The director of state security in Moscow pledged to carry out President Vladimir Putin's order that the killers of four Russian Embassy employees in Iraq be hunted down and destroyed via "all necessary measures." Putin announced the order Wednesday without offering any hint on how it might be implemented, since Russia isn't a contributor to the coalition forces there. But he said he hoped Russia's friends would provide information to help identify the executioners of the embassy employees, who were seized in Baghdad last month. Video footage of their deaths was posted on an Islamist website last weekend. The captors had demanded the withdrawal of all Russian forces from Chechyna in return for freeing the four.
At least 17 people died in a fierce battle at sea between government naval units and Tamil separatist rebels off western Sri Lanka Wednesday – the latest clash in an apparent return to the brink of all-out civil war. A Navy spokesman said the fighting was so intense that helicopter gunships had to be summoned and that they sank two Tamil boats, each with six men aboard. On land, rebel forces fired on an Army patrol, killing one soldier and wounding three others, a government security official said. The rebels confirmed only the naval battle but denied that any of their men were among the victims. They have said they will not tolerate intrusion into what they consider their territorial waters.
Thousands of angry supporters of former Prime Minister Mari Alkatiri abandoned a march on East Timor's capital Wednesday, but not before engaging in new violence. Reports from Dili said dozens of buildings were aflame and that there was fighting between the supporters and opponents of the unpopular prime minister, who quit under pressure Monday. But after his resignation – as President Xanana Gusmao was considering whom to put in charge of a caretaker government – Alkatiri appeared on national television, urging his supporters to descend on the capital. Gusmao's wife, Kirsty, criticized those remarks as "inflammatory" and said they had a "very, very unnerving effect."
TV and radio stations were saturated with ads for Mexico's presidential candidates Wednesday, the final opportunity for campaigning that is allowed by law. Candidates may not even be interviewed in the news media until Sunday, when polls open in the nation's most fiercely contested race since before the Institutional Revolutionary Party (PRI) began 71 years of uninterrupted rule in 1929. Leftist former Mexico City Mayor Andrés Manuel López Obrador, who had opened a five-point lead in late opinion surveys, was back in a dead heat with conservative Felipe Calderon. PRI candidate Roberto Madrazo, although third in the polls, represents the party that still is Mexico's largest. Obrador's aides predicted his rivals would use fraud to try to defeat him. Incumbent Vicente Fox is barred by the Constitution from seeking a second six-year term.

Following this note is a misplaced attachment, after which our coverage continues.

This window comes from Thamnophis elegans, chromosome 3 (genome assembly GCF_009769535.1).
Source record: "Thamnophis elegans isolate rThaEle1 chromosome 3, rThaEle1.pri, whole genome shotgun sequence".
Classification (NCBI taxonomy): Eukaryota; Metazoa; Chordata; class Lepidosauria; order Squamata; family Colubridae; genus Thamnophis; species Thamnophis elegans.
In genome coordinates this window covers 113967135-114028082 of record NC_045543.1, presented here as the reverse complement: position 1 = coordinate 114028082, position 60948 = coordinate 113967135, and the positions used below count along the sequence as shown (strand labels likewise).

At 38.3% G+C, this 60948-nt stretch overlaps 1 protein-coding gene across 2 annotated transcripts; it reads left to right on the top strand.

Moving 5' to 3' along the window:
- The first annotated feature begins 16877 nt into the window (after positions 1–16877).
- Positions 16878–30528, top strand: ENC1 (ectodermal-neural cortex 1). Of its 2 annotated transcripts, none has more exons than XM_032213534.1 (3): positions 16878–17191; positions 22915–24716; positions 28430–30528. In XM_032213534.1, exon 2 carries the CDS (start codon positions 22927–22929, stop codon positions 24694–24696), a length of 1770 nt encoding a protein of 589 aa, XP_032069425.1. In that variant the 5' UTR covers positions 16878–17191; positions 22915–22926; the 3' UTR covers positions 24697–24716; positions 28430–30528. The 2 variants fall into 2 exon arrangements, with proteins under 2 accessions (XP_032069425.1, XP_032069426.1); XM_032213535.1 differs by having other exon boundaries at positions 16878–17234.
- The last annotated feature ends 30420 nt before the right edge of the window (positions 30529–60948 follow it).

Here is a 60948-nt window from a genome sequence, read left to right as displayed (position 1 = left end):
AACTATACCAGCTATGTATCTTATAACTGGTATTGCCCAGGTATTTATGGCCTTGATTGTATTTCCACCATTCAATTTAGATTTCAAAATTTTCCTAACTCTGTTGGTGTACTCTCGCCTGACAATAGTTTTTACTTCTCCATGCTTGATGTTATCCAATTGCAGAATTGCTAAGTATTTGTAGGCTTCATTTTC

Hundreds of people clapped and cheered as visiting President Vojislav Kostunica of Serbia pledged that his people will never surrender the volatile province of Kosovo, even though they're in the minority and live in enclaves guarded by heavily armed NATO peacekeepers. Security was tight for Kostunica's appearance at a ceremony commemorating an epic 14th century battle over Kosovo between Christian and invading Ottoman armies, and ethnic Albanian protesters called it a "provocation." The UN is sponsoring negotiations between Serbs and Albanians on the province's future, and Kostunica told British Prime Minister Tony Blair earlier this week that Western pressure on Serbia to grant Kosovo independence would fail.
An explosion ripped through another coal mine in northern China Wednesday, killing at least 22 men and injuring 37 others, the official Xinhua news agency said. Five miners had yet to be accounted for, it said. The latest accident – in a year that is worsening China's reputation for the worst mine safety record in the world – came as authorities said they had recovered the remains of the final victim from another mine that flooded May 18, killing 56 people. Almost 80 percent of mining fatalities in any given year occur in China, reports said.